Wes Skiles



The underwater caving photographs of Wes Skiles are of the most well known and highly valued available nowadays anywhere in the world. Skiles is a professional high-definition nature photographer and film director and the CEO of Karst Productions, specializing in high-risk operations of nature exploration projects.



His clients include world leading media channels including the National Geographic with which he made quite a few amazing projects. During his career Skiles has won many awards including the HDFEST Deffie for Best Documentary Film (twice), Jackson Hole Wildlife Film Festival (finalist, 2003) Gold Aurora Award (2003), Crystal Reel Awards (2003) and Best Educational Film Cine Golden Eagle 2003.
http://www.wesskiles.com

Deighton





Deighton does not seem to be a professional cave diver yet he practices the combination of cave diving and photography and manages to obtain exceptional results with his photos. The above were taken during his cave diving journey in Mayan Riviera, Mexico on November 10-14, 2005. More photos from Deighton on this Picsa webAlbum.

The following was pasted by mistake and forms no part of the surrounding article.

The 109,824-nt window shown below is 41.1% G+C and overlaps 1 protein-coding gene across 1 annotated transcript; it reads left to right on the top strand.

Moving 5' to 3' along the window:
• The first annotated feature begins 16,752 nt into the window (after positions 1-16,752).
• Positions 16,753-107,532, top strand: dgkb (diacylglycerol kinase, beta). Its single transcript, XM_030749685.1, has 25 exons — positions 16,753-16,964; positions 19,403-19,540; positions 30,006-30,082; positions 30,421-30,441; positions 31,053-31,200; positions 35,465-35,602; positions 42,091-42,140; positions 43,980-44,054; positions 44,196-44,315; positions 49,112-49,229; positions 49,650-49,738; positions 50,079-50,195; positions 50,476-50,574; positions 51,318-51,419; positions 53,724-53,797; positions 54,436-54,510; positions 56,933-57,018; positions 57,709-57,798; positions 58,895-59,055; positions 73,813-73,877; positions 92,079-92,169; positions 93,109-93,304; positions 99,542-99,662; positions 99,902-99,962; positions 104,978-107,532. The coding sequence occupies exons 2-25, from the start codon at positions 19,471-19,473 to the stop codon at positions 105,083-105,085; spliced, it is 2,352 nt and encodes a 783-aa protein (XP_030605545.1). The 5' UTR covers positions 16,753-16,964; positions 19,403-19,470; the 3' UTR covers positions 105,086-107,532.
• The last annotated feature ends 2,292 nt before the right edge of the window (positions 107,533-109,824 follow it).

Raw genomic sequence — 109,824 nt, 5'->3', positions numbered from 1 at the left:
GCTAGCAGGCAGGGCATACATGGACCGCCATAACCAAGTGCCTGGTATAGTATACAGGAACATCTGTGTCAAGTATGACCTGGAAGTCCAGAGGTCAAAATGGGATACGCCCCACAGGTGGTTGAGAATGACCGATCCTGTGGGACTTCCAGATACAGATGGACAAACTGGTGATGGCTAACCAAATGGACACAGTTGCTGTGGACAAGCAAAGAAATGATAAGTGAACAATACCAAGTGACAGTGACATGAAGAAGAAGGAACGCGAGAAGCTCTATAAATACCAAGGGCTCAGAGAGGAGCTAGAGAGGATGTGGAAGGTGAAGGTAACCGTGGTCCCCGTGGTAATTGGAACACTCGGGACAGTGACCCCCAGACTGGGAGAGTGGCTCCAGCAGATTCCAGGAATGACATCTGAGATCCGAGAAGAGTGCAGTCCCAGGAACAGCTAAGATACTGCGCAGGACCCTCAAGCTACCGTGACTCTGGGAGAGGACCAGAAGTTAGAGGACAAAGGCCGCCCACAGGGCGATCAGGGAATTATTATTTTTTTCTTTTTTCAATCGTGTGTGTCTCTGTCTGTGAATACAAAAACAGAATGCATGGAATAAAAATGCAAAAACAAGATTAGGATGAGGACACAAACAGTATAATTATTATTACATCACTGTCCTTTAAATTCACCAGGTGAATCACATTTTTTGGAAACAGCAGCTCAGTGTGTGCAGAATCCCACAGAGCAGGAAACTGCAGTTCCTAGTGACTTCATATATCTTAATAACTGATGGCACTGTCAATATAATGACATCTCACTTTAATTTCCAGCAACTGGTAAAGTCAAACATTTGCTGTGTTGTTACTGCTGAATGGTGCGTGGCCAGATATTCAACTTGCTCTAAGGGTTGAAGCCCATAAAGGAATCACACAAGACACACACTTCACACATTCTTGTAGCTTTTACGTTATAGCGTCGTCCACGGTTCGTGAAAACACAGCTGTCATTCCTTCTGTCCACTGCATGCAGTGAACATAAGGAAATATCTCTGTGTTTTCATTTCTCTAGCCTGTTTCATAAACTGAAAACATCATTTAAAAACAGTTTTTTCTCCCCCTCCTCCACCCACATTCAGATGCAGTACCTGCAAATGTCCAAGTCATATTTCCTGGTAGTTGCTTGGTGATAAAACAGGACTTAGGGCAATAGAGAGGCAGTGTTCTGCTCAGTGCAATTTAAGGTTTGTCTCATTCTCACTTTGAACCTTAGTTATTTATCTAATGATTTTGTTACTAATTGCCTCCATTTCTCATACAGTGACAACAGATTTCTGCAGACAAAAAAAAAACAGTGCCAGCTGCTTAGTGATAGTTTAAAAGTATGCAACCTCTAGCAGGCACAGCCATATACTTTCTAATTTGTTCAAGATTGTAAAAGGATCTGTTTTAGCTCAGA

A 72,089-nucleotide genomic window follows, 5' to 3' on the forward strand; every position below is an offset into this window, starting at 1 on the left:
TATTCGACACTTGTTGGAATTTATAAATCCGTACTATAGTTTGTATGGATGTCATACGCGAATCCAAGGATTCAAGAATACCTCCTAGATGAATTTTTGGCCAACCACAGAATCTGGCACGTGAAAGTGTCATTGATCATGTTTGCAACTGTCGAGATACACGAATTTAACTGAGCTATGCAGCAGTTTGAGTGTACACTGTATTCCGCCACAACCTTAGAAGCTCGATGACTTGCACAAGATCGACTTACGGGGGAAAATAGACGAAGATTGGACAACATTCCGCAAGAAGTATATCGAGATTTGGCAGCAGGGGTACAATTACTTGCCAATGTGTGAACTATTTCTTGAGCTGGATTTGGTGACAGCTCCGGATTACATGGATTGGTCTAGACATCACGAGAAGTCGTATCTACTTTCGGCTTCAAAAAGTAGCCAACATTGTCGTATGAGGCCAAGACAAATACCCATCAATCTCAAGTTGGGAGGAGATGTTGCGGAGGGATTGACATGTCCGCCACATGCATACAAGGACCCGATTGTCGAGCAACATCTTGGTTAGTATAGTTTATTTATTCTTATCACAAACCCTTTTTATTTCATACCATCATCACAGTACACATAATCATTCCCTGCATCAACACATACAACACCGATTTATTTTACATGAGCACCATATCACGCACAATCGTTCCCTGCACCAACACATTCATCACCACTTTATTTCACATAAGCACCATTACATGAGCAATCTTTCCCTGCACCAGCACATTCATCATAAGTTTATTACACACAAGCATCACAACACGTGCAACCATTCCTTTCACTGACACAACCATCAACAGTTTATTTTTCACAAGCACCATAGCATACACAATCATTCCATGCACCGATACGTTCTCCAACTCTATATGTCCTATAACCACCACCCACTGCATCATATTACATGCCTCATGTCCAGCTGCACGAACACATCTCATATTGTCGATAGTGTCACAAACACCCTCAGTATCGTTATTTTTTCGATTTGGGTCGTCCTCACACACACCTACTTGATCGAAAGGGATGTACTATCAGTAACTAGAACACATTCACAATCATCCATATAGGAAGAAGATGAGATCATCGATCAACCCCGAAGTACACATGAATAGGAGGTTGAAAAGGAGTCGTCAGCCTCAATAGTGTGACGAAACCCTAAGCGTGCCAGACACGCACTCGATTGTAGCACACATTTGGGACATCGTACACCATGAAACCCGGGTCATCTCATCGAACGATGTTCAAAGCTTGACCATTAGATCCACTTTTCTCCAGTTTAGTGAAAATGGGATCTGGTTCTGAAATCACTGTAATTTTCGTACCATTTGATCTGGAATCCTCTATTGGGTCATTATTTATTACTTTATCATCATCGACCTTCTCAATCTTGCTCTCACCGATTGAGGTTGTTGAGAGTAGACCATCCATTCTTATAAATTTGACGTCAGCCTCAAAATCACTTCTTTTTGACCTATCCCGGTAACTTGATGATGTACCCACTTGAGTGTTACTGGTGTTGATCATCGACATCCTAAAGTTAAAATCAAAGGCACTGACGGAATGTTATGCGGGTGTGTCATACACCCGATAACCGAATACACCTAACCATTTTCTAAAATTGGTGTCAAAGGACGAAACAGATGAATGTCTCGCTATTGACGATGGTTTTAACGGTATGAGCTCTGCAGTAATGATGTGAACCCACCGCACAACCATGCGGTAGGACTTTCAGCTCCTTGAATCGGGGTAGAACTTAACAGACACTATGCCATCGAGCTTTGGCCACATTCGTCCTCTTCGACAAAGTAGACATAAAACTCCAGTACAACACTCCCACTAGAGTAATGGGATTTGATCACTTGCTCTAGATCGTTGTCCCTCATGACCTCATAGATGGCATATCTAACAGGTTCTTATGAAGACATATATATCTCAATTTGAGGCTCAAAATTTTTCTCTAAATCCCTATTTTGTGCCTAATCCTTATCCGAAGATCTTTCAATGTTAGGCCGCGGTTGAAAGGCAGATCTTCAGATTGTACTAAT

Andreas W. Matthes



Andreas Matthes is a highly experienced Closed-Circuit Rebreathers Cave (CCR) Instructor living in Mexico who has been training CCR cave diving since 1997, conducting thousands of cave dives world wide. Matthes received the NSS-CDS International Cave Diving Safety Award as well as the NACD Wakulla Gold Award for 1000 completed cave dives, both in the year of 2001. For more about rebreathers technology see here.



Other than being a professional underwater cave diver and photographer Matthes is also an avid webmater. He runs a website dedicated to closed-circuit rebreathers (CCR) cave diving, a type of mixed-gas system, enabling descent to much greater depths than can be safely reached with oxygen rebreathers or normal compressed air equipment. For more about rebreathers technology see here. The above photos were taken in Mexico with an Olympus 3030 digital camera during a CCR exploration journey. The camera was placed into a Light and Motion Tetra housing featuring a screw-on wide angle lens converter.